Gerald Almy: How to avoid four common food plot mistakes

Gerald Almy

As food plot planting season arrives, there’s one step that can help your results probably more than any other: avoid making mistakes. I’m something of an expert on this topic. I have probably committed every flub-up in the book over the years when it comes to planting forages for deer.

Fortunately, I’ve learned from these mistakes and can help you avoid these potholes in the road to food plot success. Here are four common flub-ups you should try to avoid.

One. Not following soil test recommendations. Doing a soil test before planting food plots is crucial. Every parcel of soil has different composition, and almost all soil needs some help. A professionally done test will tell you two crucial things: how acidic or alkaline the soil is and what exact nutrients it lacks.

The pH reading reveals how much lime the soil needs to bring it up close to the neutral range (7.0). You should strive for at least a 6.0 reading or better still, 6.3-7.0.

Weeds and grasses thrive in acidic soils. With a low pH not only will your crops grow poorly, weeds will grow tall and outcompete them. A too low or (rarely) too high pH can also cause other problems such as making nutrients unavailable to the plants you’re growing. That reduces the value of adding fertilizer.

Soil tests also tell you how much nitrogen, phosphorous and potassium you need as well as micronutrients such as manganese and boron.

Amazing as it may sound, many people get the test done and then fail to implement the recommendations. Why waste your time and money on a test if you’re not going to act on it to improve the health of the forages you grow?

Soil tests are available for a small cost from farm co-ops, agricultural colleges, and by mail through the whitetailinstitute.com. After first applying lime to bring the soil pH up into the 6-7 range, add the fertilizers the test recommends in the amount required per acre as shown on the report.

Two. Not spraying for weeds during the growing season. Hopefully you started with a prepared, weed-free or nearly weed-free site. The way to do that is to spray with an herbicide such as Roundup or generic glyphosate. Wait at least 10-14 days and if there’s still some green growth, spray again. If the weeds aren’t gone before you plant, the plot faces an uphill battle from the start.

But far too many people neglect weeds as the growing season unfolds. Your tilling probably unearthed more weed seeds that will sprout, and wind and birds will blow and carry in others. Even the best prepared site won’t be weed free all season long unless you work on it.

Even with a weed-free site at planting time, you’ll still get noxious plants and competing grasses appearing during summer. Seeds will blow in and others that were in the soil’s seed bank will germinate. This is especially true with low-growing perennials such as clover and alfalfa.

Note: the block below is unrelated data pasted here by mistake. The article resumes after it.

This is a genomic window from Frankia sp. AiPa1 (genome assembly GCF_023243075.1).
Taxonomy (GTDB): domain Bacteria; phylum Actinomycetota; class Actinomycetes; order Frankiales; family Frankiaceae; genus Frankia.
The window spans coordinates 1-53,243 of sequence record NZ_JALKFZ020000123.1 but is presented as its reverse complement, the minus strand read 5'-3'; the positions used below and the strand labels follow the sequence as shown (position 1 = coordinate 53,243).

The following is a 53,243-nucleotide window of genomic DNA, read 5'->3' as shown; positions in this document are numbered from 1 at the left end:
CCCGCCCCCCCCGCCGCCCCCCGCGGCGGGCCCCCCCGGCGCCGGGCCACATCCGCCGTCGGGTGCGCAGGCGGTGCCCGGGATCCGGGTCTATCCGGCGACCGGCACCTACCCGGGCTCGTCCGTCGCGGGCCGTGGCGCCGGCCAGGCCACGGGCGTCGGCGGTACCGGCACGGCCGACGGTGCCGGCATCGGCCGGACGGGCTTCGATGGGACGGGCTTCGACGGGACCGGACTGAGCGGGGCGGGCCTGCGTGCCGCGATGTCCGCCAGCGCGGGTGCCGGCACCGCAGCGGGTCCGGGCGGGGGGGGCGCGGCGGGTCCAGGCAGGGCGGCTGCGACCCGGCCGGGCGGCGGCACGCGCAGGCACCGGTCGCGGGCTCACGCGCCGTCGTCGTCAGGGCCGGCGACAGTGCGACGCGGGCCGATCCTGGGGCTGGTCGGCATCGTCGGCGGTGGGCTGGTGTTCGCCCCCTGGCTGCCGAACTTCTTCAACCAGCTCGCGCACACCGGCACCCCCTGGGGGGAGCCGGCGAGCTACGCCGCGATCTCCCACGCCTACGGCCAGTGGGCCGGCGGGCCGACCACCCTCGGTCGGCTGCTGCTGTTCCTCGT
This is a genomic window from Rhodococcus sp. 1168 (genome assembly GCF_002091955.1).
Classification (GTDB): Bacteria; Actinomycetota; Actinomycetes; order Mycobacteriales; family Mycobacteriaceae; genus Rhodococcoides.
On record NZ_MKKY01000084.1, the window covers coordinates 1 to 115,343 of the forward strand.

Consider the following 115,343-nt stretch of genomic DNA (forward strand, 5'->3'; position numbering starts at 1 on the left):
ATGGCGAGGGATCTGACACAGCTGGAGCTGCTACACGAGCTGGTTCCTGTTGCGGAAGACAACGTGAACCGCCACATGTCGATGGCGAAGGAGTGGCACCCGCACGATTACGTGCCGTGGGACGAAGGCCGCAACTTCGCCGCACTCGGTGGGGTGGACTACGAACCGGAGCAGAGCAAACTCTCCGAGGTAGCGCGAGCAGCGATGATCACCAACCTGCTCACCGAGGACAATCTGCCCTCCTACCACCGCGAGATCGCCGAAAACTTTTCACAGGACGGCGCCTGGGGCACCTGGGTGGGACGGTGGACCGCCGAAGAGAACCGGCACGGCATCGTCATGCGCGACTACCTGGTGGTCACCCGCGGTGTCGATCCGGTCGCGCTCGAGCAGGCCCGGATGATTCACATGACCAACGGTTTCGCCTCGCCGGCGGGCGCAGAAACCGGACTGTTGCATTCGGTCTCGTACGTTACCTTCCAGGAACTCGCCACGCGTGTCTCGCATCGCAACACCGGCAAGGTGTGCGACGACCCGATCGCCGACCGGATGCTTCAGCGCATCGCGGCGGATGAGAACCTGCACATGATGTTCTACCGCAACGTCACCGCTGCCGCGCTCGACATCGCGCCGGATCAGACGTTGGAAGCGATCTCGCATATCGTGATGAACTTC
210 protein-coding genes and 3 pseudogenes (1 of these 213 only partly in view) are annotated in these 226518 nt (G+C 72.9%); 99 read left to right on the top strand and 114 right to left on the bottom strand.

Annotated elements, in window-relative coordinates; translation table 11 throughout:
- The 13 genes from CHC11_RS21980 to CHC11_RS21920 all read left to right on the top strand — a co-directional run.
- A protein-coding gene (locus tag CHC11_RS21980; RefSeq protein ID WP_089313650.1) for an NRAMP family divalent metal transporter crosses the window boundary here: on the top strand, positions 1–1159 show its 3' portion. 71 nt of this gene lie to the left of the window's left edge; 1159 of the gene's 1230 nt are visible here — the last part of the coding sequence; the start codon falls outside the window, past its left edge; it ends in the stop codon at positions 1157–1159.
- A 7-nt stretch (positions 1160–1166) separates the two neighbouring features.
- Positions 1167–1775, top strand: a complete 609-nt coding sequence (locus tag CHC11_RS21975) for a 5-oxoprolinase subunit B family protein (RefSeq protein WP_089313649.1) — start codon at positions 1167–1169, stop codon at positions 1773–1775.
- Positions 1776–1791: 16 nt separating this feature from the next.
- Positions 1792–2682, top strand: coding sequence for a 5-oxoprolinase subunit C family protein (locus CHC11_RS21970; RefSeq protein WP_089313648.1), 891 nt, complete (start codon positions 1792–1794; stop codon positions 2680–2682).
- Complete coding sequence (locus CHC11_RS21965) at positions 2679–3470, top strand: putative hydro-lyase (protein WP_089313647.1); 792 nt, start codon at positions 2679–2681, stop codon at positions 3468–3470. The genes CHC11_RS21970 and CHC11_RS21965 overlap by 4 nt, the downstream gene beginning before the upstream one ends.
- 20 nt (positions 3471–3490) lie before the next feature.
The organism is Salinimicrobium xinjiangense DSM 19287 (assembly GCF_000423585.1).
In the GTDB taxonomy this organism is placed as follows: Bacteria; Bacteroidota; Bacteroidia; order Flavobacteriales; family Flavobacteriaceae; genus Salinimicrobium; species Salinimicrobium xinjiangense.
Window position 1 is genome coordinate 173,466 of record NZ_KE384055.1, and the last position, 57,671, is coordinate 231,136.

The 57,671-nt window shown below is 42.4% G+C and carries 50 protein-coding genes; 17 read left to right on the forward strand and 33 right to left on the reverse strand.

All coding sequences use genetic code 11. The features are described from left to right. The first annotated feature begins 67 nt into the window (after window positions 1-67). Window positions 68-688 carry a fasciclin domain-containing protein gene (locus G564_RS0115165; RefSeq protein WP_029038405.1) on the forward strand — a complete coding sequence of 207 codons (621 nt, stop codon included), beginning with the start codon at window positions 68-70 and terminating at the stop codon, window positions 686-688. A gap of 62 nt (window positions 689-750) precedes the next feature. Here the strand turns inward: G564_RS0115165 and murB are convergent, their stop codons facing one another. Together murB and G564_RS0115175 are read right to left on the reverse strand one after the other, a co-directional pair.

Spraying with selective herbicides is the best way to control weeds. 2-4-D Butyrac, Pursuit, and Slay can be effective on broadleaf weeds. But grasses are often even more of a problem. Herbicides such as Arrest Max, Weedreaper, Select, and Poast will control those grasses to some degree. Following up with periodic mowing can also help. Spray the herbicides on when grasses and weeds reach 3-5 inch heights and again later in summer as they grow back and other varieties emerge. Use utmost care when handling these chemicals.

Taller-growing summer food plot plantings such as lablab, Powerplant, or Biolgic Biomass All Legume often grow fast and tall enough to choke out weeds. Eagle Seed soybeans such as Big Fellow and Large Lad also offer an excellent summer deer forage that is Roundup and glyphosate-tolerant, solving the summer weed control problem.

Three. Starting too early. After hunting seasons close it’s easy to get chomping at the bit to start plots. The truth is, doing much food plot work in early spring is usually a mistake. Sure, you can clear sites, remove rocks, test soil, add lime and fertilizer, and get things ready. But you shouldn’t go much further than that.

Soil is often too wet or semi-frozen in spring and working the ground only compacts it and makes it lose its airy porousness that is vital for proper plant growth. Only by waiting until the ground dries up and warms a bit can you get the fine-textured, smooth seed bed you need.

Weed growth is also often a problem too if you plant too early. Many of the weeds won’t emerge until after your crop is in. Then you immediately have strong competition from them for nutrients, moisture, and sunlight.

Wait until a fistful of soil breaks up easily in your hand and won’t gum up in a tiller. Also wait until the year’s first flush of weeds has emerged and you’ve killed it. Then get started. Or simply wait and plant now in fall to grow crops that will draw in deer during hunting season.

Four. Not deciding on the purpose of the plot. You need to decide with each plot why you’re growing it. Is it to help nourish the deer, or to provide a great hunting site? Try to designate food plots for different purposes. If there’s a great spot for a plot on your land but it’s a challenging one for a hunting setup, simply make it a “nutrition” plot designed to keep deer on your property and improve their health.

Many of my plots fit in this category. I knew when I put them in they weren’t practical to hunt. But I knew they’d help does raising fawns and bucks growing antlers and thus were worth the investment of time and energy. Hunting plots, on the other hand, need easy hidden access, good winds, and generally should be long and narrow in shape, with an hour glass design often best.

Award-winning outdoors writer Gerald Almy is a Maurertown resident.

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